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Generation X

Generation X-Mas: Wonderful Life Falls From Favor

America has a new favorite Christmas movie. For the 11th year in a row, TBS aired its 24-hour Christmas Story movie marathon on December 24 and 25. TBS officials report most movie re-runs fade over time, but Christmas Story has continually risen in the ratings.

America has a new favorite Christmas movie. For the 11th year in a row, TBS aired its 24-hour Christmas Story movie marathon on December 24 and 25. TBS officials report most movie re-runs fade over time, but Christmas Story has continually risen in the ratings. In a 2006 Harris poll, respondents from 18 to 41 years old named Christmas Story their favorite holiday movie, while their parents and grandparents picked Wonderful Life or Miracle on 34th Street.Time magazine ran a story about Christmas Story in its November 29 issue, referring to it as “one of those little pop-cultural shifts” like football overtaking baseball, or salsa defeating ketchup.I would argue that it’s not just a little pop-cultural shift — it’s a significant social shift being influenced by Generations X and Y. It is yet another example of how younger generations are influencing change in our society and establishing traditions of their own.A Christmas Story (1983) is a tale about Ralphie, a 9-year-old in 1940s Indiana, and his lust for a Red Ryder b-b gun. Ironically, Christmas Story takes place decades before Generations X and Y were born. But we relate to its nostalgia, remembering childhood in terms of less-than-perfect occasions.In the traditional Christmas movies (Wonderful Life, Miracle on 34th Street, Christmas Carol) the holiday is a community good. It uplifts, renders peace, and embraces the Scrooges and Grinches and turns them into good citizens with loving hearts.A Christmas Story — and Christmas Vacation and other holiday comedies that have followed it — inverts this moral. There’s no revelation about how Christmas isn’t really about presents. The stresses, disappointments, and frustrations of family celebrations are the focus of the story, and this candor is what Xers and Ys appreciate and find especially humorous.Xers and Ys can relate to the dreams and disappointments of A Christmas Story, but perhaps there’s something even more simplistic about why we would prefer to watch that movie instead of Wonderful Life or Miracle on 34th Street. Perhaps we also appreciate seeing our movies in color.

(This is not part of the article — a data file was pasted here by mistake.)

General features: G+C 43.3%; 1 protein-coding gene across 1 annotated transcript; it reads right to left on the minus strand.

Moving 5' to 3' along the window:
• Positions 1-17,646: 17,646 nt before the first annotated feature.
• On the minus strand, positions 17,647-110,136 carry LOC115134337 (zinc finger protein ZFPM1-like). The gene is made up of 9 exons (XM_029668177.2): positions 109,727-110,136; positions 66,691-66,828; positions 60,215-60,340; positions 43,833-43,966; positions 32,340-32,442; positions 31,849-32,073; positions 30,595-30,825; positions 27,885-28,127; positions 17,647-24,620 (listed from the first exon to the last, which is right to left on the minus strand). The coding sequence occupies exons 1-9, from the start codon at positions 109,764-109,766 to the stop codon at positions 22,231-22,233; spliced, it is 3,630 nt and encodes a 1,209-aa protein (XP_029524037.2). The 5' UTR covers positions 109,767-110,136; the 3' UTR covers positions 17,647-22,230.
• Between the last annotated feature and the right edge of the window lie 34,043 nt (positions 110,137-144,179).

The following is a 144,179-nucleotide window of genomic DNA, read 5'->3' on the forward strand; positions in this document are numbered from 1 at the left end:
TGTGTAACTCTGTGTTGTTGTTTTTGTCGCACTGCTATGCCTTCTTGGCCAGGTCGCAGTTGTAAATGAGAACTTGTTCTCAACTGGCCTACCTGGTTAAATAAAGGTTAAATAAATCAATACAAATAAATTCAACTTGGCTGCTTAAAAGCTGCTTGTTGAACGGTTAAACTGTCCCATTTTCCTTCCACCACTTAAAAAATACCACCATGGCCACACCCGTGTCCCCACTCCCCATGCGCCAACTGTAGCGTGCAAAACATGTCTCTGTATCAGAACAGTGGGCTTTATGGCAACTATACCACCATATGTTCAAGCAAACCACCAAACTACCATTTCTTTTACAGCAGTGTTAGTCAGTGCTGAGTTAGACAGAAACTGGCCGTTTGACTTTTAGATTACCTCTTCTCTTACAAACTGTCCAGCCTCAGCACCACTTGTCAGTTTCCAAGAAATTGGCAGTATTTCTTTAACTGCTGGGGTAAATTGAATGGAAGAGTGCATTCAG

Sarah Sladek

Concerned about declining engagement in our nation’s membership associations, non-profits, and workplaces, Sarah Sladek founded XYZ University, the nation’s first and only generations-focused training and engagement strategy company, in 2002.

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